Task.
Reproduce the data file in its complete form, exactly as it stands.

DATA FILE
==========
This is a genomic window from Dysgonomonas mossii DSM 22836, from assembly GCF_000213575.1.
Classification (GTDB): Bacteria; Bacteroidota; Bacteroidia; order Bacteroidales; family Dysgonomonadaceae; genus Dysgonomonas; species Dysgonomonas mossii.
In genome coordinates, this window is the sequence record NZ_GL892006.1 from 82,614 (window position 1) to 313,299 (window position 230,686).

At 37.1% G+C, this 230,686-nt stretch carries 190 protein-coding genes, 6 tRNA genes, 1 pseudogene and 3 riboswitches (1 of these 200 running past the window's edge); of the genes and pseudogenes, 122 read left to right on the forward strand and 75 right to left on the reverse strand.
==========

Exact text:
This is a genomic window from Dysgonomonas mossii DSM 22836, from assembly GCF_000213575.1.
Classification (GTDB): Bacteria; Bacteroidota; Bacteroidia; order Bacteroidales; family Dysgonomonadaceae; genus Dysgonomonas; species Dysgonomonas mossii.
In genome coordinates, this window is the sequence record NZ_GL892006.1 from 82,614 (window position 1) to 313,299 (window position 230,686).

At 37.1% G+C, this 230,686-nt stretch carries 190 protein-coding genes, 6 tRNA genes, 1 pseudogene and 3 riboswitches (1 of these 200 running past the window's edge); of the genes and pseudogenes, 122 read left to right on the forward strand and 75 right to left on the reverse strand.